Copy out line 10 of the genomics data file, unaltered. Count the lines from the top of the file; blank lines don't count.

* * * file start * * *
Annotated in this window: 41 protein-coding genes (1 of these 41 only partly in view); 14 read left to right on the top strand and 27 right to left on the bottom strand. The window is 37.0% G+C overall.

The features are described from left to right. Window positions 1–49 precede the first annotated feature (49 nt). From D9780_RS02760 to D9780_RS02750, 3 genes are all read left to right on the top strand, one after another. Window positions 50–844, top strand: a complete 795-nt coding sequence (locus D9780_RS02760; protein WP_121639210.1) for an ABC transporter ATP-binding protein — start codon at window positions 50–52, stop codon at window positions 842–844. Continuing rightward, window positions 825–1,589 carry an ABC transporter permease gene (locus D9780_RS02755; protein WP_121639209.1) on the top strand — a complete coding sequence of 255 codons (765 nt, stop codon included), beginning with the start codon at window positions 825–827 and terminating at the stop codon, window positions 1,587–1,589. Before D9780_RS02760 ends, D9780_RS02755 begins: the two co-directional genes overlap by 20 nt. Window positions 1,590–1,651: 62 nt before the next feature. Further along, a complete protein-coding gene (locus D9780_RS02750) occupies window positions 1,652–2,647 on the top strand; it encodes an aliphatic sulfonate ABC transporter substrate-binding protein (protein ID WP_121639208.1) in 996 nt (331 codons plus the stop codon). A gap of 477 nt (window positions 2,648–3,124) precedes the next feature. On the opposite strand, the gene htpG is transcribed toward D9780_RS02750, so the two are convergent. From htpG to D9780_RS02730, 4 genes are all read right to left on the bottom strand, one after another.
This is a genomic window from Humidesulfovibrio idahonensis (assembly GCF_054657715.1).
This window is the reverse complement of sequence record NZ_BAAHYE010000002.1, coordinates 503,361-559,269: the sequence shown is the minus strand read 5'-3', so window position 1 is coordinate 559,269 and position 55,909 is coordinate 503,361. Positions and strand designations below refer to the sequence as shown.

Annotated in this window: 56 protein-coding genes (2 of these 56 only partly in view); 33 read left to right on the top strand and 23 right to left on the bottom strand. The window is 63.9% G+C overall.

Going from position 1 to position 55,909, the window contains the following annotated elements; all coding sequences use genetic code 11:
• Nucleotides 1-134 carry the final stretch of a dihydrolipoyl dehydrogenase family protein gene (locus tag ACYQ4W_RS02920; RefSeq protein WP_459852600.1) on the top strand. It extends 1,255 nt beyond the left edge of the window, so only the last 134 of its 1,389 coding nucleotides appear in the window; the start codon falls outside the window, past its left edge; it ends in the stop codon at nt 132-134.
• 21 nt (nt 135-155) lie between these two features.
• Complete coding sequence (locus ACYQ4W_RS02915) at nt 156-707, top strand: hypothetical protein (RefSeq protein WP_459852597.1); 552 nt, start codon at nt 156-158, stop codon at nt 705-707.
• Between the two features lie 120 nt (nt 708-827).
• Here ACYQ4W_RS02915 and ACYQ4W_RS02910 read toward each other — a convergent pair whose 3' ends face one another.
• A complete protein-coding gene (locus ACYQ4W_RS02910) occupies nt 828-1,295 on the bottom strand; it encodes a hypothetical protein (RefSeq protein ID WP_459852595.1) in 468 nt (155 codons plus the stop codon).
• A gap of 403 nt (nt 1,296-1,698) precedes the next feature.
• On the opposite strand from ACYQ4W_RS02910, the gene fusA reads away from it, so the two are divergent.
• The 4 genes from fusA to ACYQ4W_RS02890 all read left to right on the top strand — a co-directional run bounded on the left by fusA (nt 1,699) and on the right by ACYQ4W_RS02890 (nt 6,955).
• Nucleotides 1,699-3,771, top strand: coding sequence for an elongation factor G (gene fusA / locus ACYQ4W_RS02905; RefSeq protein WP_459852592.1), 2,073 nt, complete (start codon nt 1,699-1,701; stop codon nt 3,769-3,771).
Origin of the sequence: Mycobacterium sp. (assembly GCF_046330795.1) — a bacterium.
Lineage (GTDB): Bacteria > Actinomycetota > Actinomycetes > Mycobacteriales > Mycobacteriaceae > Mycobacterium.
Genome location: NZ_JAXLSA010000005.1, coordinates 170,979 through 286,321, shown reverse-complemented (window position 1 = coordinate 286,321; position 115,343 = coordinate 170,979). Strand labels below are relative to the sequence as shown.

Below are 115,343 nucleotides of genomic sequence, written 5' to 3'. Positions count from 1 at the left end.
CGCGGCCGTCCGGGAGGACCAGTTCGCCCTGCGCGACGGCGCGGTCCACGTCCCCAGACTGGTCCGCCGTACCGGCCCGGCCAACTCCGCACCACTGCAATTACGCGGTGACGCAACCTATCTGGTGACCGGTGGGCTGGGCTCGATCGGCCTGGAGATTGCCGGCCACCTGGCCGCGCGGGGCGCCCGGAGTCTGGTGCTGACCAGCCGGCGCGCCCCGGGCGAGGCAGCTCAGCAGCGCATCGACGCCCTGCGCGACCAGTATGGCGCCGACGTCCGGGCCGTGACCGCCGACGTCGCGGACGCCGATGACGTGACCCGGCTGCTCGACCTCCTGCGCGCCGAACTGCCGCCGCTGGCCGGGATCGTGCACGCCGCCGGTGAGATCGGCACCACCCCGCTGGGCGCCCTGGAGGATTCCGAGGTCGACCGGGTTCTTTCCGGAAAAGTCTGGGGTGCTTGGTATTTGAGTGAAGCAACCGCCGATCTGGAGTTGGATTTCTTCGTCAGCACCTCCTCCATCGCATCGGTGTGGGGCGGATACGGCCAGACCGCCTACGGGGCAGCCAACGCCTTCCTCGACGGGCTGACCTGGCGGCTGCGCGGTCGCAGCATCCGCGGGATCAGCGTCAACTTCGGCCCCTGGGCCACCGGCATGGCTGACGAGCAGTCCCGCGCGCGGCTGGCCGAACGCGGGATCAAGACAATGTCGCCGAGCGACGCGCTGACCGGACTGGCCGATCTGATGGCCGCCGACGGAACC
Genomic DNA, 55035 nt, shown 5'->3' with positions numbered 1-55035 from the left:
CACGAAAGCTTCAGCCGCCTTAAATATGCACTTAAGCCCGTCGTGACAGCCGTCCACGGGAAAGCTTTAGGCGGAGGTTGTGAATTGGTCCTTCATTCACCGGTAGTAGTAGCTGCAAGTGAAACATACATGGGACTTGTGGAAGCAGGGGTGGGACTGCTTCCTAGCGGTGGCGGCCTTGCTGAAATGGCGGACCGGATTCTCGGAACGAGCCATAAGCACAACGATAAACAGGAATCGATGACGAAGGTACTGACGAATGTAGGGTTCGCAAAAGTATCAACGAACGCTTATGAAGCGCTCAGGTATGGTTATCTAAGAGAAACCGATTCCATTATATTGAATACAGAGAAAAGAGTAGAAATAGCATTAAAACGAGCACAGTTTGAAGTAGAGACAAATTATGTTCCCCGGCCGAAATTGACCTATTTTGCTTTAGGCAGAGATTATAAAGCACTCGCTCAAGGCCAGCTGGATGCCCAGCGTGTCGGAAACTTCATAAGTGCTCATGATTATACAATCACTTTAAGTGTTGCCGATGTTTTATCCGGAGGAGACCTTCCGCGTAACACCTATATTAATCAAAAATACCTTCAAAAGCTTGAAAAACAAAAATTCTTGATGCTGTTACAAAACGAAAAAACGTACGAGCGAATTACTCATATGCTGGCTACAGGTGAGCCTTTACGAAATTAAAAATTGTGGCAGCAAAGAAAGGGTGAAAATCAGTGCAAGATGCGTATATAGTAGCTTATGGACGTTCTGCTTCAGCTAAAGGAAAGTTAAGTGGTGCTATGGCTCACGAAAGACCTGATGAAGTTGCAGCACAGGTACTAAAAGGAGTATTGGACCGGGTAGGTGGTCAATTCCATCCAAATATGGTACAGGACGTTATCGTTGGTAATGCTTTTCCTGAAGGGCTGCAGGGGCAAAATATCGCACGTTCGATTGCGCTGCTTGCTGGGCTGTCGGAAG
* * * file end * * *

• Between the two features lie 120 nt (nt 708-827).